Jones, who lives in Gatesville, has been raising game chickens for almost fifty years. He sells his birds to clients around the world, and in April he testified in Austin before Senate and House committees to oppose a bill that would outlaw the raising of game birds in Texas. Cockfighting, or “harvesting,” as it is often called by breeders, has been illegal in Texas since 1907, but there is no law against raising birds or attending fights. 

I began raising birds when I was twelve years old. It was more or less a hobby for years. But by 1977, I was traveling with my birds to states where game fowl harvesting was legal. That, along with construction, was how I made my living. In the late eighties, when the economy was bad, I started a business, Bobby Jones Hatchery. I raised as many birds as the market could stand: Sometimes it was 600 or 700 a year; other times it was 1,500. Soon the birds became my sole source of income. 
I began getting invitations to countries where harvesting is widely accepted, like the Philippines, Guam, Saipan, and, of course, Mexico.

The reason my birds were an overnight success is that in 1970 I secured two bloodlines from a famous breeder in Killeen, Joe Goode. He was a mentor of mine. He was breeding his fowl the way everyone does today, except he was thirty or forty years ahead of his time. Back then, breeders focused on pure bloodlines—the chicken business has as many as the cattle industry does, with its Holsteins and Herefords and Brahmans—but what Goode did was find a quality rooster, then breed the rooster’s sisters to another quality, tested rooster. If he found a bird with particularly desirable characteristics, he’d take him out of fighting and focus on breeding him.

Breeding game chickens is like breeding racehorses. I mean, think of how many foals Secretariat sired. You can’t tell if a bird is promising the moment it hatches; you have to watch it over time. Ultimately what makes a good bird great is the way you care for it. It’s a 365-day-a-year job: overseeing what kind of feed your birds get, their water, their nutrients and vitamins. This animal husbandry is where it’s all at; the harvesting is just a small part of a bird’s life. I now own five bloodlines: a straight-comb red, a straight-comb dark-legged, a pea-comb, a black, and what we call a gray—it’s actually more or less yellow. Most of these breeds are referred to by their colors.

Politics often gets in the way of my livelihood. There used to be a few small harvesting facilities around Texas that I’d visit in my early twenties. But Governor Dolph Briscoe formed a crime prevention task force to control, among other things, the drugs coming across the border—this was in the seventies—and I guess law enforcement got tired of chasing drug dealers, because they started shutting down our facilities, which were labeled organized crime. That sent me on visits to Oklahoma. In 1963 a judge on Oklahoma’s court of criminal appeals had ruled that a chicken was not an animal, so harvesting was alive and well across the state line. Then, in 2002, voters in Oklahoma banned cockfighting in their state too.

This spring I spoke at the Capitol against a bill that would outlaw game fowl breeding, to defend my right to own and sell birds. John Goodwin, of the Humane Society of the United States, testified in favor of the bill. He had gone undercover and filmed some so-called illegal fights, and then he said that harvesting is associated with crime, gambling, and prostitution. But it’s not like that. The women he filmed at the fights were nothing more than sisters, mothers, and daughters; his remarks are really unfortunate. I remember one time at a facility in Louisiana, some ladies of the night did show up. It took the owners all of fifteen minutes to tell those gals they weren’t welcome.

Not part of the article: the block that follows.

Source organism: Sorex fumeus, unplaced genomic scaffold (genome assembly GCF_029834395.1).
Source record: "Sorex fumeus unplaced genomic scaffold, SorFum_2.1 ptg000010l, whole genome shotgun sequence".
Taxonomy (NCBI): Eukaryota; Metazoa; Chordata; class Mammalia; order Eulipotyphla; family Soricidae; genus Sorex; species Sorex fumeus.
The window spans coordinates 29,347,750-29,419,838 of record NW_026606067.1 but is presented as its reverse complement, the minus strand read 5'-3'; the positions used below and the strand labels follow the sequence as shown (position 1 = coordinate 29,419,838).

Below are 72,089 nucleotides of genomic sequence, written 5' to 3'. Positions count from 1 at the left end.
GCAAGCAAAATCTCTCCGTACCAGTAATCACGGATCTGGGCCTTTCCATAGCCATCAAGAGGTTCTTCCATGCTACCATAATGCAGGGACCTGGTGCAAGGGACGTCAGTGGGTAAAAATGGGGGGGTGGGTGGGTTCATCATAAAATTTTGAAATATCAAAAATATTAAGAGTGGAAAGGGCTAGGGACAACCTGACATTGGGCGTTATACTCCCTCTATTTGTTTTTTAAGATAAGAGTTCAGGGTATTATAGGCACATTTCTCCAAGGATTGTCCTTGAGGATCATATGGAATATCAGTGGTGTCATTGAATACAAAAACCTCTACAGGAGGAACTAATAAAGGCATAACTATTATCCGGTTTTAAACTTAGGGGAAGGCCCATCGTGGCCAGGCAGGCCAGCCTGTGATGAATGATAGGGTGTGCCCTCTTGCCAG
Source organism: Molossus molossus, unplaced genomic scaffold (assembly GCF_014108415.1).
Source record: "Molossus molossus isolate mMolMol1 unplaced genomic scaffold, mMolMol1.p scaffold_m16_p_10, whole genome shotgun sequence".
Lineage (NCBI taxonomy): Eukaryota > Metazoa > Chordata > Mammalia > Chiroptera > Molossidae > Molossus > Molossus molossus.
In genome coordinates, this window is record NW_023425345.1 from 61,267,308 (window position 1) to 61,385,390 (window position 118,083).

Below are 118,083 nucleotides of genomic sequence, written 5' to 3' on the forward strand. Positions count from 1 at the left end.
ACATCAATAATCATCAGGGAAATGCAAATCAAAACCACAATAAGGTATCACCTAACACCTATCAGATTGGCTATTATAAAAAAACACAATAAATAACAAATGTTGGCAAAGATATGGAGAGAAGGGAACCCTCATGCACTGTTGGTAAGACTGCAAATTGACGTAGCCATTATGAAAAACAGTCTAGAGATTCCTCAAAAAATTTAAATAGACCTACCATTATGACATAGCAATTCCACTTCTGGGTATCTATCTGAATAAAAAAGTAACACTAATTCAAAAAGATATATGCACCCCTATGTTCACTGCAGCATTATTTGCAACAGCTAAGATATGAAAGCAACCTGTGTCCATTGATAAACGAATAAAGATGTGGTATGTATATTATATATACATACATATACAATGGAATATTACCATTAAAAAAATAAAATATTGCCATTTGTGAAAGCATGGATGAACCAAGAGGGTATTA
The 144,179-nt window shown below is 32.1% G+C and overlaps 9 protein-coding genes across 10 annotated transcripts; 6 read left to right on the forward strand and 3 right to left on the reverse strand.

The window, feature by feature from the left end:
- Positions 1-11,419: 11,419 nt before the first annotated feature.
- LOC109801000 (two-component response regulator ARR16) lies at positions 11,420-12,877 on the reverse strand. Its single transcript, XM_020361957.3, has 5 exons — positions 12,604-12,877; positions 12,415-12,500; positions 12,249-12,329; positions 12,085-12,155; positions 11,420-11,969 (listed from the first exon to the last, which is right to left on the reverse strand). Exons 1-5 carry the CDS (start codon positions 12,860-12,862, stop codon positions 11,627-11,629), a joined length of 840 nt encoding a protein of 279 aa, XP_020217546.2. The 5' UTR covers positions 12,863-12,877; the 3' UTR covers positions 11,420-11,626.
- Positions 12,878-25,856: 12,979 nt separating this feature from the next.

As for gambling, what goes on at harvesting facilities is no different from what you see at a golf course, the rodeo circuit, or a bass tournament. It’s a gentleman’s wager, like betting on a football game. The governors of Texas and Oklahoma bet on the Red River Shootout every year, and there’s no discussion about that. The law comes after us even though all the golf, rodeo, and bass people are doing the same thing.

I’m not the least ashamed of what I do. People try to make comparisons to harvesting—how it’s no more or less moral than a boxing match, say—but I don’t think those comparisons are apt or necessary. Gamecocks are an agricultural commodity. No, what I’d like to see is a law that gives rural counties the power to decide what they want, instead of being told what to do by people in cities. Why are people in areas like Houston and Dallas, where there’s practically no morality, able to dictate what we do in rural areas, when they know nothing about it?

Cockfighting came over on the Mayflower. It’s part of our nation’s culture. All your plantation owners in early American history, they had their racehorses and their game fowl. There are instruments that we use in game harvesting, like the slasher and the gaff, which is like an ice pick that is fitted onto the spurs on the fighting bird’s feet. Well, the gaff originated in England; it came over on the Mayflower. And the slashers—in Mexico they are about one inch long, and in the Pacific they are longer—are comparable to what Pilgrim’s and Tyson use to harvest their birds commercially. The difference is that we have rules that govern our harvesting. When a rooster has had enough, he’s had enough, and he’s counted out just like a boxer is.

A lot of breeders, their birds have been in their family for two or three or four generations. I’m completely outside that, because I fell in love with them as a kid for their tenacity and their looks. I checked both sides of my family tree, and nobody even knew what a gamecock was until I came along.